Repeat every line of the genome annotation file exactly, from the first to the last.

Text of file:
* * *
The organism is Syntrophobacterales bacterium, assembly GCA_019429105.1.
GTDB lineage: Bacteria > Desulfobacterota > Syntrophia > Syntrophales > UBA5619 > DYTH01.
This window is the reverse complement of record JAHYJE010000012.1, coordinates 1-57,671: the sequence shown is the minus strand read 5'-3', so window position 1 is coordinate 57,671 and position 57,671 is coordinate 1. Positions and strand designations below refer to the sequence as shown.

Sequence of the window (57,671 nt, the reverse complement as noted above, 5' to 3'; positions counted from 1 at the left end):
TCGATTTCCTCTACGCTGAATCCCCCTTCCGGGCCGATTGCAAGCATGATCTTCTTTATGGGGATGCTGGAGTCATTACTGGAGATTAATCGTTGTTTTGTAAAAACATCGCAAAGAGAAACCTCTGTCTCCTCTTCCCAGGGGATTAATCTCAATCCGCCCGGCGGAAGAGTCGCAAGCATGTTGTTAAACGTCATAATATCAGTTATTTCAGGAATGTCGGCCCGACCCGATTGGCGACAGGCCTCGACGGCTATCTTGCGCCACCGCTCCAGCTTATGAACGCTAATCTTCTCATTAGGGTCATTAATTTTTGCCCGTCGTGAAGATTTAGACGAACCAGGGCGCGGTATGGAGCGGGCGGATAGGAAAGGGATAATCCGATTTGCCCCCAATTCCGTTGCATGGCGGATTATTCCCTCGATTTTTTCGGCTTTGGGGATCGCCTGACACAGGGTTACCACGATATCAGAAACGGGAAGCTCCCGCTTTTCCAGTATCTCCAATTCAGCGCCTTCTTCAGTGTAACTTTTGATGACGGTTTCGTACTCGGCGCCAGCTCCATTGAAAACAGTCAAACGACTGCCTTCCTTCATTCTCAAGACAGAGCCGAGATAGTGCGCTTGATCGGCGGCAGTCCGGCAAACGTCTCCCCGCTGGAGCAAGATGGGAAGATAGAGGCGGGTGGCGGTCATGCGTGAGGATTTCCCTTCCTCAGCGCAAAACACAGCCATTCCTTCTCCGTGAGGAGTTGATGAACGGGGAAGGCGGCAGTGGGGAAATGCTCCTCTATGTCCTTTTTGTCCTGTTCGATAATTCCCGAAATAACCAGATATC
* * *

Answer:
The organism is Syntrophobacterales bacterium, assembly GCA_019429105.1.
GTDB lineage: Bacteria > Desulfobacterota > Syntrophia > Syntrophales > UBA5619 > DYTH01.
This window is the reverse complement of record JAHYJE010000012.1, coordinates 1-57,671: the sequence shown is the minus strand read 5'-3', so window position 1 is coordinate 57,671 and position 57,671 is coordinate 1. Positions and strand designations below refer to the sequence as shown.

Sequence of the window (57,671 nt, the reverse complement as noted above, 5' to 3'; positions counted from 1 at the left end):
TCGATTTCCTCTACGCTGAATCCCCCTTCCGGGCCGATTGCAAGCATGATCTTCTTTATGGGGATGCTGGAGTCATTACTGGAGATTAATCGTTGTTTTGTAAAAACATCGCAAAGAGAAACCTCTGTCTCCTCTTCCCAGGGGATTAATCTCAATCCGCCCGGCGGAAGAGTCGCAAGCATGTTGTTAAACGTCATAATATCAGTTATTTCAGGAATGTCGGCCCGACCCGATTGGCGACAGGCCTCGACGGCTATCTTGCGCCACCGCTCCAGCTTATGAACGCTAATCTTCTCATTAGGGTCATTAATTTTTGCCCGTCGTGAAGATTTAGACGAACCAGGGCGCGGTATGGAGCGGGCGGATAGGAAAGGGATAATCCGATTTGCCCCCAATTCCGTTGCATGGCGGATTATTCCCTCGATTTTTTCGGCTTTGGGGATCGCCTGACACAGGGTTACCACGATATCAGAAACGGGAAGCTCCCGCTTTTCCAGTATCTCCAATTCAGCGCCTTCTTCAGTGTAACTTTTGATGACGGTTTCGTACTCGGCGCCAGCTCCATTGAAAACAGTCAAACGACTGCCTTCCTTCATTCTCAAGACAGAGCCGAGATAGTGCGCTTGATCGGCGGCAGTCCGGCAAACGTCTCCCCGCTGGAGCAAGATGGGAAGATAGAGGCGGGTGGCGGTCATGCGTGAGGATTTCCCTTCCTCAGCGCAAAACACAGCCATTCCTTCTCCGTGAGGAGTTGATGAACGGGGAAGGCGGCAGTGGGGAAATGCTCCTCTATGTCCTTTTTGTCCTGTTCGATAATTCCCGAAATAACCAGATATC